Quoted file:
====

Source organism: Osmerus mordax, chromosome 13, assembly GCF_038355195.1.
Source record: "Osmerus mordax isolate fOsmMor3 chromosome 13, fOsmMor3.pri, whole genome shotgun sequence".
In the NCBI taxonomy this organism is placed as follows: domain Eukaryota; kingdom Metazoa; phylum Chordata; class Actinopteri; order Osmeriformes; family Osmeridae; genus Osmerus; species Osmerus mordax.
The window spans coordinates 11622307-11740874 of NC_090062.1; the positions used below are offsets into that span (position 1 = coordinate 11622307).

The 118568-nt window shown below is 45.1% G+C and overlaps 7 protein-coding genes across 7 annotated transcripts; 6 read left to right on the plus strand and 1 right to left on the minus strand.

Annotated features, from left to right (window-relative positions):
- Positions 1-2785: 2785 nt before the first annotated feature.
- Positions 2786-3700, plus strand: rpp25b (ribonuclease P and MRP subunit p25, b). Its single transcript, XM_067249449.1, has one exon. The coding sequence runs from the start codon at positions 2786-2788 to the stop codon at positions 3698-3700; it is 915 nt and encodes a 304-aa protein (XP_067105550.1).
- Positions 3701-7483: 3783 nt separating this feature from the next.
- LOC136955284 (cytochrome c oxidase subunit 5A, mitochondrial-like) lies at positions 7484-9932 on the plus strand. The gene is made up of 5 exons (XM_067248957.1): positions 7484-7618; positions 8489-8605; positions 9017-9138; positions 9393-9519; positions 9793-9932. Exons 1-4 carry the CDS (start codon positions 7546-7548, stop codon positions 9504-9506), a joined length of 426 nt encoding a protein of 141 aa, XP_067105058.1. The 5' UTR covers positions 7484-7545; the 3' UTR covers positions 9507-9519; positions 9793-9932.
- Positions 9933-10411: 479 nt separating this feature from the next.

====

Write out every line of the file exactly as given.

Source organism: Osmerus mordax, chromosome 13, assembly GCF_038355195.1.
Source record: "Osmerus mordax isolate fOsmMor3 chromosome 13, fOsmMor3.pri, whole genome shotgun sequence".
In the NCBI taxonomy this organism is placed as follows: domain Eukaryota; kingdom Metazoa; phylum Chordata; class Actinopteri; order Osmeriformes; family Osmeridae; genus Osmerus; species Osmerus mordax.
The window spans coordinates 11622307-11740874 of NC_090062.1; the positions used below are offsets into that span (position 1 = coordinate 11622307).

The 118568-nt window shown below is 45.1% G+C and overlaps 7 protein-coding genes across 7 annotated transcripts; 6 read left to right on the plus strand and 1 right to left on the minus strand.

Annotated features, from left to right (window-relative positions):
- Positions 1-2785: 2785 nt before the first annotated feature.
- Positions 2786-3700, plus strand: rpp25b (ribonuclease P and MRP subunit p25, b). Its single transcript, XM_067249449.1, has one exon. The coding sequence runs from the start codon at positions 2786-2788 to the stop codon at positions 3698-3700; it is 915 nt and encodes a 304-aa protein (XP_067105550.1).
- Positions 3701-7483: 3783 nt separating this feature from the next.
- LOC136955284 (cytochrome c oxidase subunit 5A, mitochondrial-like) lies at positions 7484-9932 on the plus strand. The gene is made up of 5 exons (XM_067248957.1): positions 7484-7618; positions 8489-8605; positions 9017-9138; positions 9393-9519; positions 9793-9932. Exons 1-4 carry the CDS (start codon positions 7546-7548, stop codon positions 9504-9506), a joined length of 426 nt encoding a protein of 141 aa, XP_067105058.1. The 5' UTR covers positions 7484-7545; the 3' UTR covers positions 9507-9519; positions 9793-9932.
- Positions 9933-10411: 479 nt separating this feature from the next.